Looking at the importance of catalyst sites in electrochemical CO2 conversion

Govindarajan_Cu electrodes (Download Image)

LLNL researcher Nitish Govindarajan displays a heatmap showing the effect of the active site type and concentration on the delay time and  a schematic summarizing the key findings of this study. Photo by Blaise Douros/LLNL.


Intense research efforts have been directed toward studying the electrochemical conversion of CO2, a major greenhouse gas, into platform chemicals and fuels. The success of this technology can enable decarbonization of some of the largest CO2 emitters including steel, cement and chemical manufacturing industries.

Copper is unique in its ability to convert CO2 at low temperatures to a diverse range of products such as carbon monoxide, ethylene and ethanol at industrially viable current densities. As a result, there is widespread interest in understanding CO2 conversion on copper electrodes as efficient and stable CO2 electrolyzers.

In a recent study involving a multi-disciplinary team from Lawrence Livermore National Laboratory (LLNL), Lawrence Berkeley National Laboratory, University of California Berkeley and the Korea Advanced Institute of Science and Technology (KAIST), researchers used chemical transient kinetics and microkinetic modeling to understand the atomistic scale workings of copper electrodes during electrochemical conversion of carbon monoxide, a key reaction intermediate in electrochemical CO2 conversion. Their findings were published as an open-access article in the American Chemical Society journal ACS Catalysis.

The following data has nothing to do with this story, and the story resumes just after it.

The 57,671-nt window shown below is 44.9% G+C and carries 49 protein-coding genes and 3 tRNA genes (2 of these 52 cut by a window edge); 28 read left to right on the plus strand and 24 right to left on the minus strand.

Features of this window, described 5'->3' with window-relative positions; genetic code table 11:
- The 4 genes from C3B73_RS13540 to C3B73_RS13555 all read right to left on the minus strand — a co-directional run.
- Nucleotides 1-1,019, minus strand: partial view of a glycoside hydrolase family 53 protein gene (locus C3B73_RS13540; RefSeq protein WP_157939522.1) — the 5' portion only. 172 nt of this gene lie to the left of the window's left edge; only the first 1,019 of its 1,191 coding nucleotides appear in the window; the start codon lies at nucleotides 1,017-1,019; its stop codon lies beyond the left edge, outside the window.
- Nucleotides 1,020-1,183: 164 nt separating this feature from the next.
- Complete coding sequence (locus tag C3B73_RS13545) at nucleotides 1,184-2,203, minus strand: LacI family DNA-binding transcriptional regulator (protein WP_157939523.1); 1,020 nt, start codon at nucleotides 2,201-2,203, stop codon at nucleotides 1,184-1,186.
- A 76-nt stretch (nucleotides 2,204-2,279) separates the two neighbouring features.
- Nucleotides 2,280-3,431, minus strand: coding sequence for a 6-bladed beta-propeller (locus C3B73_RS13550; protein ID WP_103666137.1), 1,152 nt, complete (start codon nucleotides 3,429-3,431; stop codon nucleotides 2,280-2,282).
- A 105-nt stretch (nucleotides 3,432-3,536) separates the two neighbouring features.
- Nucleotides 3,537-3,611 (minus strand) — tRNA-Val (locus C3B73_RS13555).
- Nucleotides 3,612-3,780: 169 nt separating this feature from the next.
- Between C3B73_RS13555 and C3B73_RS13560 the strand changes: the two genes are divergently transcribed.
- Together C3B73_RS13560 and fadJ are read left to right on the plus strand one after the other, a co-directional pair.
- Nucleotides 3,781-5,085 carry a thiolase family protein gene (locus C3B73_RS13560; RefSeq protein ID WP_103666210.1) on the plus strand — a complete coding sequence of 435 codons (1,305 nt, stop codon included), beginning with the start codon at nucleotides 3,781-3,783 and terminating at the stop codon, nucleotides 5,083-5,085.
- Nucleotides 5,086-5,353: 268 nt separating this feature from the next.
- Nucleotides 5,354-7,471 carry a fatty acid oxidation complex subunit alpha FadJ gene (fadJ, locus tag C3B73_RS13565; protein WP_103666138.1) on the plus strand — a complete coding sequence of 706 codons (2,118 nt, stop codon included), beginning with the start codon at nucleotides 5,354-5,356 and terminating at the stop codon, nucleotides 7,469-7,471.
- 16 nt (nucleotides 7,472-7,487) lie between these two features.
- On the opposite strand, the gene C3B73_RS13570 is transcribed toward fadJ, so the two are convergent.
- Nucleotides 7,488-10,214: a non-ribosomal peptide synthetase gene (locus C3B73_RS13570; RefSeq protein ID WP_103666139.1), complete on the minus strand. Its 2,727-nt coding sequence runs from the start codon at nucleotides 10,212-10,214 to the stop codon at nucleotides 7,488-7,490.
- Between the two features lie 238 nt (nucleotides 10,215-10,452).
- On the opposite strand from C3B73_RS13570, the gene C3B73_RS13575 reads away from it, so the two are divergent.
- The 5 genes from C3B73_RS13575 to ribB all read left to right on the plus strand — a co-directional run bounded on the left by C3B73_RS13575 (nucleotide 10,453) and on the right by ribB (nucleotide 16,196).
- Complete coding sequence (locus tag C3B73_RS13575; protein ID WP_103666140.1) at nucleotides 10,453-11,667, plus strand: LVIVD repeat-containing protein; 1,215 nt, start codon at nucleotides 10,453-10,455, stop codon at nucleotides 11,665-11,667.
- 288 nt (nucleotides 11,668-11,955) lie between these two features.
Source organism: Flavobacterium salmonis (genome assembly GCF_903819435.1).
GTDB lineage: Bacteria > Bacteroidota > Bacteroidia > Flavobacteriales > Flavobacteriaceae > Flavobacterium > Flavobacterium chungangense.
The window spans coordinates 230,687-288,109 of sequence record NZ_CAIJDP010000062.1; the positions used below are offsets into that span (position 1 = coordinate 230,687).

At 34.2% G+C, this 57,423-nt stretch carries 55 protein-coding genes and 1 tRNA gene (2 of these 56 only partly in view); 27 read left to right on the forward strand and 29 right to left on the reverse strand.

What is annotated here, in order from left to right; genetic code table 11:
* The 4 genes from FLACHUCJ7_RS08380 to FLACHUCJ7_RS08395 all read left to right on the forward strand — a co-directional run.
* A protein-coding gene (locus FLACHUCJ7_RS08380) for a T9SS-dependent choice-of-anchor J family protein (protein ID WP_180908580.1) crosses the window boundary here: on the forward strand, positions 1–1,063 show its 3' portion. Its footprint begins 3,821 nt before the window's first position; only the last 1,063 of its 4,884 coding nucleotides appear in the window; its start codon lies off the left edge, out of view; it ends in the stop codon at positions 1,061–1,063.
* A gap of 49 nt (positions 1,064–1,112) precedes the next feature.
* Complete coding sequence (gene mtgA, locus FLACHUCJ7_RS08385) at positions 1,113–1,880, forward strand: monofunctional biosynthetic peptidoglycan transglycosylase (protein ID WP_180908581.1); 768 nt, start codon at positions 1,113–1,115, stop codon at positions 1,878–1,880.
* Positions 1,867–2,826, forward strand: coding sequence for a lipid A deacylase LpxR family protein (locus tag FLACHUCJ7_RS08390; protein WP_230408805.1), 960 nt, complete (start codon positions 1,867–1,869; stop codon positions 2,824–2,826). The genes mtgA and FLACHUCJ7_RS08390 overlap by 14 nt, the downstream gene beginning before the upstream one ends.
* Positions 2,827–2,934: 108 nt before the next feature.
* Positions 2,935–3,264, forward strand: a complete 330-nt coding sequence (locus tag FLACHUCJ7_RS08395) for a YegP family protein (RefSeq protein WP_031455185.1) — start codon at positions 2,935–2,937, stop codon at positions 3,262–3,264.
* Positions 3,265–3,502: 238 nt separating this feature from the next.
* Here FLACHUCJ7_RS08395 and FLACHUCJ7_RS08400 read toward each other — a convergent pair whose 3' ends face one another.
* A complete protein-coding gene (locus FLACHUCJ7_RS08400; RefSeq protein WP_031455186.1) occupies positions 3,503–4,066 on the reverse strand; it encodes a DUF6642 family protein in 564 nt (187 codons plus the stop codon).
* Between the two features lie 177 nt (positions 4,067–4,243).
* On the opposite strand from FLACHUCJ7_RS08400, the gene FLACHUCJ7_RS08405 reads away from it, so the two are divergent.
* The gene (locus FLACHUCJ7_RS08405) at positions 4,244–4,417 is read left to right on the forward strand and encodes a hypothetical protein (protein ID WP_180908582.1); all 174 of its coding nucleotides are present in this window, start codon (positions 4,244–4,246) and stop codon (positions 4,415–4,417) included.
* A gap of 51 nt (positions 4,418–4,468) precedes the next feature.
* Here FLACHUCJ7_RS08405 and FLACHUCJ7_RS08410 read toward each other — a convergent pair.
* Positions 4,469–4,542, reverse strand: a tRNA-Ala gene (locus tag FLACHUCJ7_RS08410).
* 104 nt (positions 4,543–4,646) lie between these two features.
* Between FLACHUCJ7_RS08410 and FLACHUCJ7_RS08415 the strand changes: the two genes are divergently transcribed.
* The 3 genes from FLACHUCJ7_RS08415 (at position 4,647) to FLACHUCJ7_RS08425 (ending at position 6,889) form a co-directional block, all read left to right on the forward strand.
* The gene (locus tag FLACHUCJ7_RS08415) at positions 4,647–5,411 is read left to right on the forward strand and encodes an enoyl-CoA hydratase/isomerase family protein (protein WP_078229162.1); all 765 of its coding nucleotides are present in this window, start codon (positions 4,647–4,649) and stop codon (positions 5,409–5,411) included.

Using a simple experimental protocol involving the repeated switching of gas feed from argon to carbon monoxide, researchers find that carbon monoxide conversion to multi-carbon products can proceed at the same rate for several seconds even after the gas feed is switched from carbon monoxide to argon (referred to as the delay time). This observation motivated the team to understand the origin of the delay time and its implications for designing efficient catalysts for this important reaction.

“Our surprising finding from this work is that the effective catalytic activity of the reaction improves when there is a larger fraction of less-active sites [termed reservoir sites]. We developed a microkinetic model involving three site types to explain our findings,” said LLNL researcher and co-first author Nitish Govindarajan.

“Our findings indicate that catalyst active sites cannot be analyzed in isolation from their neighbor sites. Rather, we must consider how the entire catalyst site network works cooperatively to establish a supply chain of reactants to the most active sites,” said LLNL co-principal investigator Christopher Hahn.

Additional co-authors on the paper include Chansol Kim, Sydney Hemenway, Junho Park, Anya Zoraster, Calton Kong, Rajiv Ramanujam Prabhakar and Joel Ager from Lawrence Berkeley National Laboratory and UC Berkeley, Joel Varley from LLNL, and Hee-Tae Jung from KAIST.

The research is funded as part of the Center for Closing the Carbon Cycle, an Energy Frontier Research Center, and the Clean Energy Manufacturing Program, both funded by the U.S. Department of Energy, Office of Science, Basic Energy Sciences.